Atrial fibrillation is a heart disorder that affects more than two million Americans, and is considered a key contributor to blood clots and stroke. Now researchers from North Carolina State University are developing a new computerized catheter that could make the surgical treatment of atrial fibrillation faster, cheaper and more effective – while significantly decreasing radiation exposure related to the treatment.
"We are developing a robotic catheter with significantly improved maneuverability and control," says Dr. Gregory Buckner, a professor of mechanical and aerospace engineering at NC State and lead researcher of the team developing the new catheter. "This should reduce the time needed to perform atrial ablation procedures and improve patient outcomes."
Atrial fibrillation occurs when there is random electrical activity in the upper chambers of the heart, the atria. This causes the heart to operate less efficiently, and can lead to lightheadedness and fatigue. It can also lead to blood pooling in the heart, which contributes to blood clots and increased risk of stroke.
Doctors have developed a cardiac ablation technique that mitigates fibrillation by inserting a catheter into the heart and then using extreme heat or cold to create small scars through the walls of the affected atria. These scars block the problematic electrical signals. Throughout this procedure, doctors use X-rays to track the tip of the catheter – exposing the patient and medical personnel to radiation.
Existing commercial catheters are manually controlled and can only move in two directions. These catheters require doctors to painstakingly manipulate the catheter to control exactly where each individual lesion should be applied.
But the robotic catheter developed by Buckner's team significantly reduce operating times, utilizing "smart materials" to provide significantly better maneuverability. The smart materials act as internal muscles, contracting when an electric current is applied. This allows the catheter to bend left, right, up, down or any combination of those directions. Furthermore, doctors can use a specialized joystick to locate key points on the atrium. A computer program can then trace a curve along those points – essentially connecting the dots – creating a solid line of scar tissue that will block the electric signals causing fibrillation.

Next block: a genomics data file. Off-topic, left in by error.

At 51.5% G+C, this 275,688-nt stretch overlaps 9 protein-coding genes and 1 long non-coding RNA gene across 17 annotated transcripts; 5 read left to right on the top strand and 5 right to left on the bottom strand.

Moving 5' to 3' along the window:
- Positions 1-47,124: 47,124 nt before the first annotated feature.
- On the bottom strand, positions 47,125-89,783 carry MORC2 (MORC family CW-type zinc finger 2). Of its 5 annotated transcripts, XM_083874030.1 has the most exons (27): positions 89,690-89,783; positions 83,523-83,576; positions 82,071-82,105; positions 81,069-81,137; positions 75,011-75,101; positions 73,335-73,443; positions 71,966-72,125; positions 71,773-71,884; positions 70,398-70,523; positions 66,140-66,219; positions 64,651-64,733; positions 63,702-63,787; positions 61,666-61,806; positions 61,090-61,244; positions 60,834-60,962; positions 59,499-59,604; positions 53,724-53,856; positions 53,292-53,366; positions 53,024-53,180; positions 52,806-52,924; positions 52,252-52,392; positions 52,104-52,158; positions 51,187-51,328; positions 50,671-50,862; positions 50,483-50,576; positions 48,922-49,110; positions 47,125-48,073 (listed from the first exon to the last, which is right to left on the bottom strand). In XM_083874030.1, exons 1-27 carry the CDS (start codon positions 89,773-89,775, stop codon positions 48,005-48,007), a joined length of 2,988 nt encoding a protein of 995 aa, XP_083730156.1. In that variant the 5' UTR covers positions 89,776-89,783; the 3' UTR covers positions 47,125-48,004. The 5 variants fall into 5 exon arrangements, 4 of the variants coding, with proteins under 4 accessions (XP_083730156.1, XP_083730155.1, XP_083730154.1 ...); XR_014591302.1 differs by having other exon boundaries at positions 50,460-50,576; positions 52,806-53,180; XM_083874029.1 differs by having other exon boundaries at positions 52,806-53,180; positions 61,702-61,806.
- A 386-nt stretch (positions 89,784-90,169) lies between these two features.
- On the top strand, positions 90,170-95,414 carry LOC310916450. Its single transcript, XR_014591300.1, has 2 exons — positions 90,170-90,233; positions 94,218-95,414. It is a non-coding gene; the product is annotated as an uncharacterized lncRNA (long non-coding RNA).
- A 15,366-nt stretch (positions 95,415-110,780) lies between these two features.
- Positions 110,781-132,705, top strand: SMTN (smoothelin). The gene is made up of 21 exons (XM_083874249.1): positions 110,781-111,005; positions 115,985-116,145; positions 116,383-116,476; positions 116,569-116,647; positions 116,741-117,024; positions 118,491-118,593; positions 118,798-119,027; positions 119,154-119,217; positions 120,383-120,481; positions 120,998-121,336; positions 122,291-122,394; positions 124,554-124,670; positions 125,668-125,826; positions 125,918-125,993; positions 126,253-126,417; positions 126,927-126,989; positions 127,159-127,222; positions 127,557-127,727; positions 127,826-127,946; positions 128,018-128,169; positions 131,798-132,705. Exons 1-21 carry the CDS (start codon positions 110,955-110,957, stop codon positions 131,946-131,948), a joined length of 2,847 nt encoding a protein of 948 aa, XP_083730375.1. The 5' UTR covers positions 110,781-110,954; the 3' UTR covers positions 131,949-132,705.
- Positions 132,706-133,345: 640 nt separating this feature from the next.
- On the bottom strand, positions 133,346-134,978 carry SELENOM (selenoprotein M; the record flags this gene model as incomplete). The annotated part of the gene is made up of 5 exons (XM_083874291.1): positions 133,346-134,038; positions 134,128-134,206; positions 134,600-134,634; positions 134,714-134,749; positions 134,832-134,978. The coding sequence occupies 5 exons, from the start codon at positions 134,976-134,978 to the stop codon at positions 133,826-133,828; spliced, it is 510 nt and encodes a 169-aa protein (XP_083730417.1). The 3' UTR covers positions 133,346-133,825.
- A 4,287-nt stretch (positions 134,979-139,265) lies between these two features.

"If we can reduce the duration of the procedure, it will simultaneously reduce radiation exposure for the patient and medical personnel," Buckner says. "It will also provide cost savings for hospitals and health insurance companies."
The researchers received a Phase II Small Business Innovation Research grant from the National Institutes of Health in August to take their "robotic catheter" prototype from the lab and put it into the hands of doctors. The $1.1 million grant will fund two years of development and surgical testing. Approximately half of these funds will go to NC State, while the remainder will go to Southeast TechInventures, which will help bring the technology to the marketplace.
Other members of Buckner's research team include Dr. Bruce Keene and Dr. Guillaume Chanoit of NC State's College of Veterinary Medicine, and Dr. Salim Idriss, a pediatric electrophysiologist at Duke University Medical Center. Surgical evaluations of their robotic catheter prototypes will begin in 2011.
Other groups have commercialized their own robotic catheter designs, but these require multi-million dollar capital investments and customized catheter laboratories. Buckner's technology could be made available at a fraction of the cost to a larger number of patients due to significant reductions in initial overhead and operational costs, as well as logistical concerns.
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